Why the new tolerance? Well, forgetting for a moment those voices that have been suggesting of late that there might not have ever really been a recession at all (see Bloomberg to BusinessWeek above), and the fact that inflation has been the Federal Reserve Board's version of the Great White Whale for most of the past 10 years, we are left with an almost inescapable economic fact. When companies are saddled with debt and have no reason to borrow more, and when people are saddled with debt and have no reason to borrow more, and when the government itself decides that, in a manner of speaking, deficits are people too, the only way to grow the economy is, in the immortal words of Lauren Bacall, to "put your lips together and blow."

Evidence of a reinflating world economy is most apparent in the commodities market. Both gold's recent advance and the collapse of the long bond this spring confirm the move upward in a variety of commodities. The CRB index (Figure 1) is up 6% year-to-date (closer to 11% from its October 2001 bottom), as is the June gold futures contract. The Philadelphia Gold/Silver Index is up almost 25% in 2002. June crude is up 24% for the year to date and June copper is up 12%. Weakness in agricultural commodities remains — although at least soybeans appear to have formed a significant base and are up almost 9% year-to-date.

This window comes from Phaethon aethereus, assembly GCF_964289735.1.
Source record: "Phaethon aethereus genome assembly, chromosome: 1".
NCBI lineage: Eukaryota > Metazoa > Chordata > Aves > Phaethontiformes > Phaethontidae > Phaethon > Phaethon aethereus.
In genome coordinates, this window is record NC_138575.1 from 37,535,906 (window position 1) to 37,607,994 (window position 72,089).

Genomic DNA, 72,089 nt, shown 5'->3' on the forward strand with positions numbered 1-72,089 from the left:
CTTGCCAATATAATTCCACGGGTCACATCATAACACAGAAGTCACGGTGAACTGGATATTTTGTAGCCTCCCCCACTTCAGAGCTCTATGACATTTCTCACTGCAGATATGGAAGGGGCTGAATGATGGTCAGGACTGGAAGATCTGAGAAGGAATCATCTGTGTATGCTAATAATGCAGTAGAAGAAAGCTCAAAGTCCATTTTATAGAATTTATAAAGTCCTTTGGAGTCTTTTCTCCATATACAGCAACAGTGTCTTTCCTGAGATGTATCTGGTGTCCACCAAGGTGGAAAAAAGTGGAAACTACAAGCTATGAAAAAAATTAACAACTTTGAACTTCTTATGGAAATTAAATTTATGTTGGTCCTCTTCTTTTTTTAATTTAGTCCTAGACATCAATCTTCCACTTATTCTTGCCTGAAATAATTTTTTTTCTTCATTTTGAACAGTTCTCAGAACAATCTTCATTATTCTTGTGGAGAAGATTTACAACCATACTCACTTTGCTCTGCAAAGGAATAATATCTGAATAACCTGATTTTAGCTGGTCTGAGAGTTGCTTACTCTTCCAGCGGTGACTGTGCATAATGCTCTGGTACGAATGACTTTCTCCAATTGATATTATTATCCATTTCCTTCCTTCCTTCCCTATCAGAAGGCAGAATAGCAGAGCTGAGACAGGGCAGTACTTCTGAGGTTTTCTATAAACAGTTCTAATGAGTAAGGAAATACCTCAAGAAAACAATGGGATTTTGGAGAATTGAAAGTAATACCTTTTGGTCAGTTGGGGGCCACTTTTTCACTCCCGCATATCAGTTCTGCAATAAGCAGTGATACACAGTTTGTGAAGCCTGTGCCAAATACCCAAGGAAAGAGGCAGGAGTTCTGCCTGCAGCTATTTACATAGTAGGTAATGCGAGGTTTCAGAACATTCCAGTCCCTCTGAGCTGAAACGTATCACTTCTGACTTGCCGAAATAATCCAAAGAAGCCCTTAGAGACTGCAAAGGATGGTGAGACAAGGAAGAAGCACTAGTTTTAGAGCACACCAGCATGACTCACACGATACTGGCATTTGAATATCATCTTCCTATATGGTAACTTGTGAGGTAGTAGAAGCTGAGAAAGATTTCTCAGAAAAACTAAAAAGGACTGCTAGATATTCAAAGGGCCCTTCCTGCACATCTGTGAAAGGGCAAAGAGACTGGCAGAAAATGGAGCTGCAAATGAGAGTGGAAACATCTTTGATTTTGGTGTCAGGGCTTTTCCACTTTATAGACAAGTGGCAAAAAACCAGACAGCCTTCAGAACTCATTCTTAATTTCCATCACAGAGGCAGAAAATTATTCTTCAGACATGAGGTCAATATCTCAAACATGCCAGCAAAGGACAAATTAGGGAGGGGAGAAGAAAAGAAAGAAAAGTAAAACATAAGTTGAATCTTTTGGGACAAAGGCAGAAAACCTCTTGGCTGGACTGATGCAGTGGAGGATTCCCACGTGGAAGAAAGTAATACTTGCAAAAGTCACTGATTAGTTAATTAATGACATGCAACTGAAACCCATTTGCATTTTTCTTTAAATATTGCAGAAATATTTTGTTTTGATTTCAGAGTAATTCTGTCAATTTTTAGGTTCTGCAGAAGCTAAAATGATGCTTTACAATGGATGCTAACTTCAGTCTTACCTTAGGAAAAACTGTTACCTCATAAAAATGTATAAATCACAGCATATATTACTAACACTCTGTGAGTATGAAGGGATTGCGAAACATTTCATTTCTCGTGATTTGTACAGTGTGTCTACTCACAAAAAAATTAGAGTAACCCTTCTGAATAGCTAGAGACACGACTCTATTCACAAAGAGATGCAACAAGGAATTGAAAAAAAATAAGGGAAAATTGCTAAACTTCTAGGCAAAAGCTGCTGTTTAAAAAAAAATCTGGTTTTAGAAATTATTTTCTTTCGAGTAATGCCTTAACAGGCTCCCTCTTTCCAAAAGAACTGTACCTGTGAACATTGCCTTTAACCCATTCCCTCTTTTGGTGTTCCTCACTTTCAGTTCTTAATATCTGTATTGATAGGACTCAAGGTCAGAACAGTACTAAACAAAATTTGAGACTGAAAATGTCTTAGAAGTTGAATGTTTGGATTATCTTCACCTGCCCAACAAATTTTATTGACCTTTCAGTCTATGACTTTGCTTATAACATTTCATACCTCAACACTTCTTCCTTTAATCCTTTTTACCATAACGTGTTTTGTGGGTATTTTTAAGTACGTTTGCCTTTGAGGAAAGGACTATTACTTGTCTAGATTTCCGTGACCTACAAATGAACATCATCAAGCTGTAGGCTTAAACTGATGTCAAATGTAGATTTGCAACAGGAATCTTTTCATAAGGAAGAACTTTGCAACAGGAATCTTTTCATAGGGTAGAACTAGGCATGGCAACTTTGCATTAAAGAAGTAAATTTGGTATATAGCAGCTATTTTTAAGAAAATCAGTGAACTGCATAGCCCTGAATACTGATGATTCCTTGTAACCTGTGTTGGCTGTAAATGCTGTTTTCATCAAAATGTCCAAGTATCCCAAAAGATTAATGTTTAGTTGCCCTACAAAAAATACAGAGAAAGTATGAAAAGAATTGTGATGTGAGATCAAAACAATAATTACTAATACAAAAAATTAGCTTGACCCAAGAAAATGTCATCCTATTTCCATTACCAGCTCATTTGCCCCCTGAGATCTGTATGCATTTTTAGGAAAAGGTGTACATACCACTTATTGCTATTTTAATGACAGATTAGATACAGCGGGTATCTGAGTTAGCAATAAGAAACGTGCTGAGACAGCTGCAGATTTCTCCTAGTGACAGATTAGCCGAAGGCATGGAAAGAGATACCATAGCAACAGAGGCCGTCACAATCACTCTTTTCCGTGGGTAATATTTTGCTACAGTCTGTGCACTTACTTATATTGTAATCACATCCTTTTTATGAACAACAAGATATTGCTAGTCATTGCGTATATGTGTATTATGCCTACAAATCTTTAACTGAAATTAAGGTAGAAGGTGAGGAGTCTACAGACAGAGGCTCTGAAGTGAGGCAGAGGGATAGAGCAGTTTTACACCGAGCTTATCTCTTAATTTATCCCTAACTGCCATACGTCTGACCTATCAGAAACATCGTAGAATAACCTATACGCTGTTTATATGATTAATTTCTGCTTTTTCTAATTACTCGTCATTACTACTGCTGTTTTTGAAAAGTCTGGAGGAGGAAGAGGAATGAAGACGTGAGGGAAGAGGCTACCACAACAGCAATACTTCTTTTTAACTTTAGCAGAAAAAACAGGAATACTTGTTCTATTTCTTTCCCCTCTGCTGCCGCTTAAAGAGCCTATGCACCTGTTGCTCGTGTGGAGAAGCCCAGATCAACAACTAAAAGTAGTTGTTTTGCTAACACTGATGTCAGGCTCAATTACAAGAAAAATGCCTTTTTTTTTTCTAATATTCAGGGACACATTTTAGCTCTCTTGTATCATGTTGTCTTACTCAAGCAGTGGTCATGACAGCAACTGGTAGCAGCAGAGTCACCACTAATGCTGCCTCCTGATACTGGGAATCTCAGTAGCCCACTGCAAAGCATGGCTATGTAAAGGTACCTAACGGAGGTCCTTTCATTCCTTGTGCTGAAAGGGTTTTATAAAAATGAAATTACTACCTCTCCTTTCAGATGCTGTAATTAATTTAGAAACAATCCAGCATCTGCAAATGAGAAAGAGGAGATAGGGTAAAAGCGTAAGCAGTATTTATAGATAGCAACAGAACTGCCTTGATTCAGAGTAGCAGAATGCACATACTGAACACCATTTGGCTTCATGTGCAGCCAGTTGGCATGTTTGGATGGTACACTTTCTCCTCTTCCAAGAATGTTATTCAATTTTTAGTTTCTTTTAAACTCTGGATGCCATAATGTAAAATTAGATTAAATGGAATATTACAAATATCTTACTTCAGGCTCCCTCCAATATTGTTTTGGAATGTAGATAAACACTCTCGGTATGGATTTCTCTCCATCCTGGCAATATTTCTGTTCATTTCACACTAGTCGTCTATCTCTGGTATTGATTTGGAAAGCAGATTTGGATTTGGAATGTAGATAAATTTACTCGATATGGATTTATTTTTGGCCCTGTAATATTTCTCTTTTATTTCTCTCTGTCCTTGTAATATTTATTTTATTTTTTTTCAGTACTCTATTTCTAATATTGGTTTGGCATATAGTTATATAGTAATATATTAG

Figure 1: CRB Index. Rising commodities prices suggest a reflation of the economy is under way.

In addition, President George W. Bush's decision to award domestic steel the lion's share of its tariff demands, and a similarly protectionist decision against Canadian lumber, are likely to send inflationary ripples throughout the manufacturing industry — to say nothing of encouraging other nations to set up their own inflationary trade protections (Russians are holding back on US poultry, while the European Union is holding back on US tomatoes, among other goods).

The reaction by the long bond market has been evidence enough that inflation has been allowed back in (Figure 2). The sharp selloff in the 10-year Treasury has been blamed on a number of things: among them, a move of capital into the stock market (which has resumed its intermediate bull market) and a move of capital into corporate bonds. There is value in both arguments. The Dow 30, which entered a line at the end of 2001 following a significantly bullish countertrend rally, has been moving to the upside again. And the GE debt offering this spring was a record for corporate bond issuance (even as PIMCO's bond guru Bill Gross warns that GE is getting overextended in terms of its debt).